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25
Applied Numerical Linear Algebra
 Society for Industrial and Applied Mathematics
, 1997
"... We survey general techniques and open problems in numerical linear algebra on parallel architectures. We rst discuss basic principles of parallel processing, describing the costs of basic operations on parallel machines, including general principles for constructing e cient algorithms. We illustrate ..."
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Cited by 532 (26 self)
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We survey general techniques and open problems in numerical linear algebra on parallel architectures. We rst discuss basic principles of parallel processing, describing the costs of basic operations on parallel machines, including general principles for constructing e cient algorithms. We illustrate these principles using current architectures and software systems, and by showing how one would implement matrix multiplication. Then, we present direct and iterative algorithms for solving linear systems of equations, linear least squares problems, the symmetric eigenvalue problem, the nonsymmetric eigenvalue problem, and the singular value decomposition. We consider dense, band and sparse matrices.
A Survey of OutofCore Algorithms in Numerical Linear Algebra
 DIMACS SERIES IN DISCRETE MATHEMATICS AND THEORETICAL COMPUTER SCIENCE
, 1999
"... This paper surveys algorithms that efficiently solve linear equations or compute eigenvalues even when the matrices involved are too large to fit in the main memory of the computer and must be stored on disks. The paper focuses on scheduling techniques that result in mostly sequential data acces ..."
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Cited by 59 (3 self)
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This paper surveys algorithms that efficiently solve linear equations or compute eigenvalues even when the matrices involved are too large to fit in the main memory of the computer and must be stored on disks. The paper focuses on scheduling techniques that result in mostly sequential data accesses and in data reuse, and on techniques for transforming algorithms that cannot be effectively scheduled. The survey covers outofcore algorithms for solving dense systems of linear equations, for the direct and iterative solution of sparse systems, for computing eigenvalues, for fast Fourier transforms, and for Nbody computations. The paper also discusses reasonable assumptions on memory size, approaches for the analysis of outofcore algorithms, and relationships between outofcore, cacheaware, and parallel algorithms.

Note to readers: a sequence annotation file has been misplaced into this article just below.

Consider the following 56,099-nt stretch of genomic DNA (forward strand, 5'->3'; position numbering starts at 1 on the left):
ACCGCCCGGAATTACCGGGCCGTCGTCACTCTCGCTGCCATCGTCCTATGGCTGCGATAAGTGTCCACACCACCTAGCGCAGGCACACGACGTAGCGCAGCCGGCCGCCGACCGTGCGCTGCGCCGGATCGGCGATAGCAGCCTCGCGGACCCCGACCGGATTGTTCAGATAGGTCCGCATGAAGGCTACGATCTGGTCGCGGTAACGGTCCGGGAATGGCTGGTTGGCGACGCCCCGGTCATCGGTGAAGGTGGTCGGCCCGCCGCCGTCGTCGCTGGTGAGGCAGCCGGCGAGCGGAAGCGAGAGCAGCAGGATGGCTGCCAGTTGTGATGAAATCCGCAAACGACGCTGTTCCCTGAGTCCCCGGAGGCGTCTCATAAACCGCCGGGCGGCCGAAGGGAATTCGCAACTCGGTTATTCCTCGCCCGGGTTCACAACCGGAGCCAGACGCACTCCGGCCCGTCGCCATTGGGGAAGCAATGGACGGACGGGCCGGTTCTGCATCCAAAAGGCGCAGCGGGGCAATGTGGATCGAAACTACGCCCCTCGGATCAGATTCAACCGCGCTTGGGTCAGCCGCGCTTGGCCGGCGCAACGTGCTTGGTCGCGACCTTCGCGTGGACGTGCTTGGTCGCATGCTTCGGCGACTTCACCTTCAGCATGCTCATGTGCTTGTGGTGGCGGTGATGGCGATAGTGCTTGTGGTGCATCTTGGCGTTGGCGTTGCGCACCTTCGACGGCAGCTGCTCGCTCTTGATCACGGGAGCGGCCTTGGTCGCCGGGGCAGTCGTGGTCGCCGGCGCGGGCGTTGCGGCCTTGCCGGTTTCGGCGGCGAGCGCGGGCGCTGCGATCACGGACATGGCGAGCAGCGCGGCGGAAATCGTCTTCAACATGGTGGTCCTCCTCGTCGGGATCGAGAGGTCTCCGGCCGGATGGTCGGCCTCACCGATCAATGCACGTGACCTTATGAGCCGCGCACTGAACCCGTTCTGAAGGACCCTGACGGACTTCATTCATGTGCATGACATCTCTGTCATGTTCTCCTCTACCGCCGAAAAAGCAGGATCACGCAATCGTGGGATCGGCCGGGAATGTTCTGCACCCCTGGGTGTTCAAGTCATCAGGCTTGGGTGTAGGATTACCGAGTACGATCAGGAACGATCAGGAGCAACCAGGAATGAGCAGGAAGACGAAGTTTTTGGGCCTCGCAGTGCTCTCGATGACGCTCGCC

A parallel variant of the GMRES(m
 In Proceedings of the 13th IMACS World Congress on Computational and Applied Mathematics. IMACS, Criterion
, 1991
"... Itions in one step are aU independent. As the innerproducts ..."
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Cited by 34 (1 self)
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Itions in one step are aU independent. As the innerproducts
Minimizing Communication in Sparse Matrix Solvers
"... Data communication within the memory system of a single processor node and between multiple nodes in a system is the bottleneck in many iterative sparse matrix solvers like CG and GMRES. Here k iterations of a conventional implementation perform k sparsematrixvectormultiplications and Ω(k) vecto ..."
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Cited by 23 (9 self)
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Data communication within the memory system of a single processor node and between multiple nodes in a system is the bottleneck in many iterative sparse matrix solvers like CG and GMRES. Here k iterations of a conventional implementation perform k sparsematrixvectormultiplications and Ω(k) vector operations like dot products, resulting in communication that grows by a factor of Ω(k) in both the memory and network. By reorganizing the sparsematrix kernel to compute a set of matrixvector products at once and reorganizing the rest of the algorithm accordingly, we can perform k iterations by sending O(log P) messages instead of O(k · log P) messages on a parallel machine, and reading the matrix A from DRAM to cache just once, instead of k times on a sequential machine. This reduces communication to the minimum possible. We combine these techniques to form a new variant of GMRES. Our sharedmemory implementation on an 8core Intel Clovertown gets speedups of up to 4.3 × over standard GMRES, without sacrificing convergence rate or numerical stability. 1.
Developments and Trends in the Parallel Solution of Linear Systems
 Parallel Computing
, 1999
"... In this review paper, we consider some important developments and trends in algorithm design for the solution of linear systems concentrating on aspects that involve the exploitation of parallelism. We briefly discuss the solution of dense linear systems, before studying the solution of sparse equat ..."
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Cited by 5 (0 self)
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In this review paper, we consider some important developments and trends in algorithm design for the solution of linear systems concentrating on aspects that involve the exploitation of parallelism. We briefly discuss the solution of dense linear systems, before studying the solution of sparse equations by direct and iterative methods. We consider preconditioning techniques for iterative solvers and discuss some of the present research issues in this field. Keywords: linear systems, dense matrices, sparse matrices, tridiagonal systems, parallelism, direct methods, iterative methods, Krylov methods, preconditioning. AMS(MOS) subject classifications: 65F05, 65F50. 1 Introduction Solution methods for systems of linear equations Ax = b; (1) where A is a coefficient matrix of order n and x and b are nvectors, are usually grouped into two distinct classes: direct methods and iterative methods. However, CCLRC  Rutherford Appleton Laboratory, Oxfordshire, England and CERFACS, Toulouse,...